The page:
What is the International Traffic in Arms Regulations (ITAR)?
International Traffic in Arms Regulations (ITAR) is a United States regulatory regime to restrict and control the export of defense and military-related technologies to safeguard U.S. national security and further U.S. foreign policy objectives.
The International Traffic in Arms Regulations (ITAR) is the United States regulation that controls the manufacture, sale, and distribution of defense and space-related articles and services as defined in the United States Munitions List (USML).
Besides rocket launchers, torpedoes, and other military hardware, the list also restricts the plans, diagrams, photos, and other documentation used to build ITAR-controlled military gear. This is referred to by ITAR as “technical data”.
History of the ITAR
The AECA and ITAR were enacted in 1976 during the Cold War with USSR and were intended to implement unilateral arms export controls that reflected those imposed on Eastern Bloc countries by the multilateral Coordinating Committee for Multilateral Export Controls.
U.S. Government enforcement activities have increased dramatically since 1999, when the U.S. Department of State took over export regulations for satellites. The U.S. Department of State has published 29 instances of Consent Agreements (agreements entered into by parties charged with breaches of ITAR) since 1999. This compares to 12 Consent Agreements in the preceding 22 years.
Who must Comply with ITAR Regulations?
Any company that handles, manufactures, designs, sells, or distributes items on the USML must be ITAR compliant. The State Department’s Directorate of Defense Trade Controls (DDTC) manages the list of companies who can deal in USML goods and services, and it is up to each company to establish policies to comply with ITAR regulations.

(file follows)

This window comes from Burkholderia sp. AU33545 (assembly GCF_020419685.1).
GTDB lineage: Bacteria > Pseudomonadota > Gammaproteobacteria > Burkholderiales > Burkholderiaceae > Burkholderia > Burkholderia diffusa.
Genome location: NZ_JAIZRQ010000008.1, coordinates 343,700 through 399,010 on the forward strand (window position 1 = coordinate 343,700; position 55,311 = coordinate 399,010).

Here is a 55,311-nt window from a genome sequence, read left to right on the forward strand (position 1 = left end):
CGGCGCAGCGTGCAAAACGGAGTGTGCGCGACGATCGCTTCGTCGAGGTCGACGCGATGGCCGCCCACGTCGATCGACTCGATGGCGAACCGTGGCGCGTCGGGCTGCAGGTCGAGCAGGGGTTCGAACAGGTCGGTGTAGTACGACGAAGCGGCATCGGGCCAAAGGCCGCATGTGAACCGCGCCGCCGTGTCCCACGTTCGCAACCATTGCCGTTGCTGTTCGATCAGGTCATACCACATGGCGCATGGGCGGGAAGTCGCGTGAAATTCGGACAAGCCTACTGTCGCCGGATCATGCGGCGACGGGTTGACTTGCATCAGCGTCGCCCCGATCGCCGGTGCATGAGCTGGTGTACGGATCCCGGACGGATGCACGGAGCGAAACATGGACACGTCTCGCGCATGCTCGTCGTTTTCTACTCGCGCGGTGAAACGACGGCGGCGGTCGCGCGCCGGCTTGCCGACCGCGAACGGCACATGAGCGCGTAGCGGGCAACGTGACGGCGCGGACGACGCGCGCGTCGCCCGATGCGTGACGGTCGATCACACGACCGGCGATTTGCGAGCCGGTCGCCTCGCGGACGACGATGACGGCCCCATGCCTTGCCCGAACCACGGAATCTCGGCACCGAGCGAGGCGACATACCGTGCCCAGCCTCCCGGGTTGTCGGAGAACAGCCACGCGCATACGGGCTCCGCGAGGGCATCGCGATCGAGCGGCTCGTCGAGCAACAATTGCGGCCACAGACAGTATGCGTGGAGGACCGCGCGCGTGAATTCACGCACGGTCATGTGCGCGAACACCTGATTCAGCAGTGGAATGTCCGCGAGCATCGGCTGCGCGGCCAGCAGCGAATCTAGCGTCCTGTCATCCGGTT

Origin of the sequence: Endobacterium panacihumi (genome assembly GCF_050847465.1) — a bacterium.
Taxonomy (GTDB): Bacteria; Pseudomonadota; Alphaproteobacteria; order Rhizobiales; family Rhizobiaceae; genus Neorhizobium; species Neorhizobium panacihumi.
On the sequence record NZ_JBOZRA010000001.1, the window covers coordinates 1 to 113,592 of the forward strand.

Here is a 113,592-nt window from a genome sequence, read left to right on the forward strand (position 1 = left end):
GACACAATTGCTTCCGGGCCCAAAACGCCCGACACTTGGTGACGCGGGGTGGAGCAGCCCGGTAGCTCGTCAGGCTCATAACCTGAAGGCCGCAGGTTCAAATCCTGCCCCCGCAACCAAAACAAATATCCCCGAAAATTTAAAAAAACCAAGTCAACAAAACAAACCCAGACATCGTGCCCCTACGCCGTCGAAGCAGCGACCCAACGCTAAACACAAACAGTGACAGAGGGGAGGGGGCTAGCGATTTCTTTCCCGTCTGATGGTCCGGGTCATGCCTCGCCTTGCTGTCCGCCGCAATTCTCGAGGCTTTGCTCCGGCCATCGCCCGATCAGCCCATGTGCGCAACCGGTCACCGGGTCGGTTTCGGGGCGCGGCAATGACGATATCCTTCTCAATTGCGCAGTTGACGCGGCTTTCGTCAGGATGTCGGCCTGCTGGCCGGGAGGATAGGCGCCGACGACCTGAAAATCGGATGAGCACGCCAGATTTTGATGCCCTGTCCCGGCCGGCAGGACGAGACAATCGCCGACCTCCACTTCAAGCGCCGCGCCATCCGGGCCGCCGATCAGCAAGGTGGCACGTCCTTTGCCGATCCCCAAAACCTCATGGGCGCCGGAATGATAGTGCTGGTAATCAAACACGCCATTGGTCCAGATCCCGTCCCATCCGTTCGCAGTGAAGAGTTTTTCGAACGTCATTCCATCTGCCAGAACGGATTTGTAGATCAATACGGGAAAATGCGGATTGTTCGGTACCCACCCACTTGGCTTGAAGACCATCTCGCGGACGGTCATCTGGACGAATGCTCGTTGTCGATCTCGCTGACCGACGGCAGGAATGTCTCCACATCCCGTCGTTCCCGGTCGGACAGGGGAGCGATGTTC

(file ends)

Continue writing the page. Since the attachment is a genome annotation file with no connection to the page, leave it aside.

- Computer Software/ Hardware vendors
- Third-party suppliers
Every company in the supply chain needs to be ITAR compliant.
Classification of Defense Articles
The ITAR regulate defense articles and defense services.
Defense articles can be broken down into two categories: (a) physical items (often referred to as “commodities”) and (b) technical data. The ITAR contain a list of defense articles called the US Munitions List (“USML”), which can be found at 22 CFR §121.1. The USML is broken down into the following categories:
- Firearms, Close Assault Weapons and Combat Shotguns
- Guns and Armament
- Launch Vehicles, Guided Missiles, Ballistic Missiles, Rockets, Torpedoes, Bombs and Mines
- Explosives and Energetic Materials, Propellants, Incendiary Agents and Their Constituents
- Surface Vessels of War and Special Naval Equipment
- Ground Vehicles
- Aircraft and Related Articles
- Military Training Equipment and Training
- Personal Protective Equipment
- Military Electronics
- Fire Control, Laser, Imaging and Guidance Equipment
- Materials and Miscellaneous Articles
- Toxicological Agents, Including Chemical Agents, Biological Agents and Associated Equipment
- Spacecraft and Related Articles
- Nuclear Weapons Related Articles
- Classified Articles, Technical Data and Defense Services Not Otherwise Enumerated
- Directed Energy Weapons
- Gas Turbine Engines and Associated Equipment
- Submersible Vessels and Related Articles
- Articles, Technical Data and Defense Services Not Otherwise Enumerated
What are the Penalties for ITAR Compliance Violations?
The penalties for ITAR infractions are stiff:
- Civil fines up to $500,000 per violation
- Criminal fines of up to $1 million and/or 10 years imprisonment per violation